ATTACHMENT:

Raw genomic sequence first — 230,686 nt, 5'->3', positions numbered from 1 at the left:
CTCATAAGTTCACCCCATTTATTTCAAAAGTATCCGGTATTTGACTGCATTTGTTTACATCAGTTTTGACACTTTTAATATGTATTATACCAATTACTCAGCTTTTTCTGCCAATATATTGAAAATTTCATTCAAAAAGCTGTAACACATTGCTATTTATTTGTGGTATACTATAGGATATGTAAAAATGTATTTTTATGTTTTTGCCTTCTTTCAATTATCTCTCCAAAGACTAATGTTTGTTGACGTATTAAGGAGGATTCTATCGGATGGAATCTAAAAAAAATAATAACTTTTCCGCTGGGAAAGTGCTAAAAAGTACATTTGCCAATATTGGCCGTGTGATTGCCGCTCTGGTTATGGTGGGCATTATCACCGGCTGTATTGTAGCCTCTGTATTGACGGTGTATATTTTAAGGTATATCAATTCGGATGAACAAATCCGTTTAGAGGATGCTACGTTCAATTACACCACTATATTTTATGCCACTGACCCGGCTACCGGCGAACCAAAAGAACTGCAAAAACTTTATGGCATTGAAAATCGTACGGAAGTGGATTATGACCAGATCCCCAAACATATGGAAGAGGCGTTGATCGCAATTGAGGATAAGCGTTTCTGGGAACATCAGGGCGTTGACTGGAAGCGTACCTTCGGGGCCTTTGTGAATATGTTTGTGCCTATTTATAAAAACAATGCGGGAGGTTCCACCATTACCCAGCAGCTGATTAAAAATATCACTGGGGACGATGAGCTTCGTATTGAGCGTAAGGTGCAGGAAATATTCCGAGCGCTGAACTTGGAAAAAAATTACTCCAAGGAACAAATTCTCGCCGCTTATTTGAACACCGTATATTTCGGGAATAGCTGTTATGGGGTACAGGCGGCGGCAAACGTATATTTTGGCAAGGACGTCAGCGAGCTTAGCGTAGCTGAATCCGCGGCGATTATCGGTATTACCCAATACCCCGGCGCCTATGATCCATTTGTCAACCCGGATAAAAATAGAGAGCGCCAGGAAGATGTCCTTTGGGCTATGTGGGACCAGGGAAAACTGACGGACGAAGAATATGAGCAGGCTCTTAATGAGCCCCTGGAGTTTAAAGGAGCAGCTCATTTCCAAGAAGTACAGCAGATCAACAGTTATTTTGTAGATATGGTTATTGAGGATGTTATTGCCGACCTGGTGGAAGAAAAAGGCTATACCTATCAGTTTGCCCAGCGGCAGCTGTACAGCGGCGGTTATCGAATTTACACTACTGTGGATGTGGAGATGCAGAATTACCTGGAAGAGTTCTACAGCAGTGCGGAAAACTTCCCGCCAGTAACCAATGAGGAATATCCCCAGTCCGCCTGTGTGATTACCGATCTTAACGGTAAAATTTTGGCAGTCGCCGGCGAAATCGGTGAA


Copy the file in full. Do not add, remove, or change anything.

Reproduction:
Raw genomic sequence first — 230,686 nt, 5'->3', positions numbered from 1 at the left:
CTCATAAGTTCACCCCATTTATTTCAAAAGTATCCGGTATTTGACTGCATTTGTTTACATCAGTTTTGACACTTTTAATATGTATTATACCAATTACTCAGCTTTTTCTGCCAATATATTGAAAATTTCATTCAAAAAGCTGTAACACATTGCTATTTATTTGTGGTATACTATAGGATATGTAAAAATGTATTTTTATGTTTTTGCCTTCTTTCAATTATCTCTCCAAAGACTAATGTTTGTTGACGTATTAAGGAGGATTCTATCGGATGGAATCTAAAAAAAATAATAACTTTTCCGCTGGGAAAGTGCTAAAAAGTACATTTGCCAATATTGGCCGTGTGATTGCCGCTCTGGTTATGGTGGGCATTATCACCGGCTGTATTGTAGCCTCTGTATTGACGGTGTATATTTTAAGGTATATCAATTCGGATGAACAAATCCGTTTAGAGGATGCTACGTTCAATTACACCACTATATTTTATGCCACTGACCCGGCTACCGGCGAACCAAAAGAACTGCAAAAACTTTATGGCATTGAAAATCGTACGGAAGTGGATTATGACCAGATCCCCAAACATATGGAAGAGGCGTTGATCGCAATTGAGGATAAGCGTTTCTGGGAACATCAGGGCGTTGACTGGAAGCGTACCTTCGGGGCCTTTGTGAATATGTTTGTGCCTATTTATAAAAACAATGCGGGAGGTTCCACCATTACCCAGCAGCTGATTAAAAATATCACTGGGGACGATGAGCTTCGTATTGAGCGTAAGGTGCAGGAAATATTCCGAGCGCTGAACTTGGAAAAAAATTACTCCAAGGAACAAATTCTCGCCGCTTATTTGAACACCGTATATTTCGGGAATAGCTGTTATGGGGTACAGGCGGCGGCAAACGTATATTTTGGCAAGGACGTCAGCGAGCTTAGCGTAGCTGAATCCGCGGCGATTATCGGTATTACCCAATACCCCGGCGCCTATGATCCATTTGTCAACCCGGATAAAAATAGAGAGCGCCAGGAAGATGTCCTTTGGGCTATGTGGGACCAGGGAAAACTGACGGACGAAGAATATGAGCAGGCTCTTAATGAGCCCCTGGAGTTTAAAGGAGCAGCTCATTTCCAAGAAGTACAGCAGATCAACAGTTATTTTGTAGATATGGTTATTGAGGATGTTATTGCCGACCTGGTGGAAGAAAAAGGCTATACCTATCAGTTTGCCCAGCGGCAGCTGTACAGCGGCGGTTATCGAATTTACACTACTGTGGATGTGGAGATGCAGAATTACCTGGAAGAGTTCTACAGCAGTGCGGAAAACTTCCCGCCAGTAACCAATGAGGAATATCCCCAGTCCGCCTGTGTGATTACCGATCTTAACGGTAAAATTTTGGCAGTCGCCGGCGAAATCGGTGAA